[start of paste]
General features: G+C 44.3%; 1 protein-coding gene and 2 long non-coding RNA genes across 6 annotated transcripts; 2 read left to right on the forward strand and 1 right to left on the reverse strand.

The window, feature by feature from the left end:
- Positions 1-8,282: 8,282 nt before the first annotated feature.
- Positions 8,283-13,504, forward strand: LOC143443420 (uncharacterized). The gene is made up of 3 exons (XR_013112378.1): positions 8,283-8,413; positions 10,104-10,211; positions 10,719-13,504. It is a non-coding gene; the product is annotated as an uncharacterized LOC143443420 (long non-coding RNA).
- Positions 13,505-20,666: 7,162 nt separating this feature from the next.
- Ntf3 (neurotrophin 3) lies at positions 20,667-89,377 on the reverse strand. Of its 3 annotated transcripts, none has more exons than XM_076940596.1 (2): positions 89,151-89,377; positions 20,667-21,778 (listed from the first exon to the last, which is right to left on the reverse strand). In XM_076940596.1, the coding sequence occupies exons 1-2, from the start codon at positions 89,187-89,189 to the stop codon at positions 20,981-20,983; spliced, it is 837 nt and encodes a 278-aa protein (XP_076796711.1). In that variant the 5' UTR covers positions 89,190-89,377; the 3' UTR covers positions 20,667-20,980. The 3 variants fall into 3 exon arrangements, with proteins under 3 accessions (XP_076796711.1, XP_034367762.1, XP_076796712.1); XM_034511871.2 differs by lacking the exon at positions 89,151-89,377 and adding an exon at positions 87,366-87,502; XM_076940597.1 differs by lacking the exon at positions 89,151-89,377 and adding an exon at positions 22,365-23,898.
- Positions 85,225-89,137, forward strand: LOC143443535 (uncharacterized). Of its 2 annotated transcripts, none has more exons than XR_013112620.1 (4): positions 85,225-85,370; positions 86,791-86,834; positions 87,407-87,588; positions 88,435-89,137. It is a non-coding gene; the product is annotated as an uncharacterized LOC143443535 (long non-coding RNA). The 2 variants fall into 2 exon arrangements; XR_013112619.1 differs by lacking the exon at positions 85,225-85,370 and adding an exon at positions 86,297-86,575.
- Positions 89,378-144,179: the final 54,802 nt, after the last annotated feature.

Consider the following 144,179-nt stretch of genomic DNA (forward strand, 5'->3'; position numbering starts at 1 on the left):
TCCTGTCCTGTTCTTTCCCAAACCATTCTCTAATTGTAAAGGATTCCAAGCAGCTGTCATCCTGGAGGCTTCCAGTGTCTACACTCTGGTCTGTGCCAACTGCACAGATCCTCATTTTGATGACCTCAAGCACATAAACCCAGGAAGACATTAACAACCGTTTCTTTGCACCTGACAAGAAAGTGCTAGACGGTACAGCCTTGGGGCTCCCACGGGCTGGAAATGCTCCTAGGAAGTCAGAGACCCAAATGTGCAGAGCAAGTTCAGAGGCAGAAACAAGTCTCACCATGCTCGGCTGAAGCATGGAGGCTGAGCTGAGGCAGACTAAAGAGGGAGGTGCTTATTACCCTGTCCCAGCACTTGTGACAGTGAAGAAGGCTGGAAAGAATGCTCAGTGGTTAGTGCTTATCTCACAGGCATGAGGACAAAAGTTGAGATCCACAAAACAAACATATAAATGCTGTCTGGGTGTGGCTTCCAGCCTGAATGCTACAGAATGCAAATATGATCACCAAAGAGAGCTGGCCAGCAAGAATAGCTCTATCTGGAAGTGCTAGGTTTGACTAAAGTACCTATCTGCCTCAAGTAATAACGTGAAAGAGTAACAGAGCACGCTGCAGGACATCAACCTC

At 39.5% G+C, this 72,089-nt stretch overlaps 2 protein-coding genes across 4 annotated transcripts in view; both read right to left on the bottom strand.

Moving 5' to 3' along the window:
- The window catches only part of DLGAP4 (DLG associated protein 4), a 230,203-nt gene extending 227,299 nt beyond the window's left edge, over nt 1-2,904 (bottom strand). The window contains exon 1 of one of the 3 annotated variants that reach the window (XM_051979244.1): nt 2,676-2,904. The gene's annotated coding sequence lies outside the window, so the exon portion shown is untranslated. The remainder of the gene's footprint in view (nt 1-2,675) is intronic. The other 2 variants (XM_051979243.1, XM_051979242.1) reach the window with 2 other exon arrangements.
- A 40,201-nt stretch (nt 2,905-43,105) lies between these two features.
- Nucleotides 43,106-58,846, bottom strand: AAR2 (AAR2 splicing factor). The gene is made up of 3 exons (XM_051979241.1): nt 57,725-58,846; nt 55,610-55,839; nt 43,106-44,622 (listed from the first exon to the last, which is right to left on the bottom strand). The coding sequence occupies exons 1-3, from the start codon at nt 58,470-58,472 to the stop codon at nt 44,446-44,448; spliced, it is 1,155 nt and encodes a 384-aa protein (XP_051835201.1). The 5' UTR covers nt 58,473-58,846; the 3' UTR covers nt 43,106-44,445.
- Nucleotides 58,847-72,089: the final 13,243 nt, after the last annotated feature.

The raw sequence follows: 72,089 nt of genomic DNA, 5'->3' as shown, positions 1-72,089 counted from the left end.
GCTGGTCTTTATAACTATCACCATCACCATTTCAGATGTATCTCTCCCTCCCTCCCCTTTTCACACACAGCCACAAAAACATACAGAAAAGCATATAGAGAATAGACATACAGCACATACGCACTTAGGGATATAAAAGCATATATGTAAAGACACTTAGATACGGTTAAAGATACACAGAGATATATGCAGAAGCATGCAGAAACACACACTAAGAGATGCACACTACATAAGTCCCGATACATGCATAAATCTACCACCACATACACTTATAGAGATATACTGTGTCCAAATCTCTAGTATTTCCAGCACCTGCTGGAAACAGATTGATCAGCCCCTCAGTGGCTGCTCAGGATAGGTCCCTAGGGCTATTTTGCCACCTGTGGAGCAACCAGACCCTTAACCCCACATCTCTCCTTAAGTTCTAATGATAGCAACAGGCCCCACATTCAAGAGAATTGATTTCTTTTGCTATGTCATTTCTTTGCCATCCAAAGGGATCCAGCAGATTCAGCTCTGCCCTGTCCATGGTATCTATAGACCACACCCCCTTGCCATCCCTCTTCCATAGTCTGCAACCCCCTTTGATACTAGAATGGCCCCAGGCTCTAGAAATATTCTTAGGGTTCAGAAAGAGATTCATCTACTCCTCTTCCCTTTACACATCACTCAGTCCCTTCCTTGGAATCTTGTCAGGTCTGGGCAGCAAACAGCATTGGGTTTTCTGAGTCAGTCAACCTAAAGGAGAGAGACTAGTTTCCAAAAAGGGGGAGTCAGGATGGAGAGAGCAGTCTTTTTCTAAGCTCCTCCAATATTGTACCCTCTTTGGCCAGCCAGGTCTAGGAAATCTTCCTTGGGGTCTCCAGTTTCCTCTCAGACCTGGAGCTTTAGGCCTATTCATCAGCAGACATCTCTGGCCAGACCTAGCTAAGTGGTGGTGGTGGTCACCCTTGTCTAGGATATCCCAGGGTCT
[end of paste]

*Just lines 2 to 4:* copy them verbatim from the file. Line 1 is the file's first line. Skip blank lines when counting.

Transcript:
The window, feature by feature from the left end:
- Positions 1-8,282: 8,282 nt before the first annotated feature.
- Positions 8,283-13,504, forward strand: LOC143443420 (uncharacterized). The gene is made up of 3 exons (XR_013112378.1): positions 8,283-8,413; positions 10,104-10,211; positions 10,719-13,504. It is a non-coding gene; the product is annotated as an uncharacterized LOC143443420 (long non-coding RNA).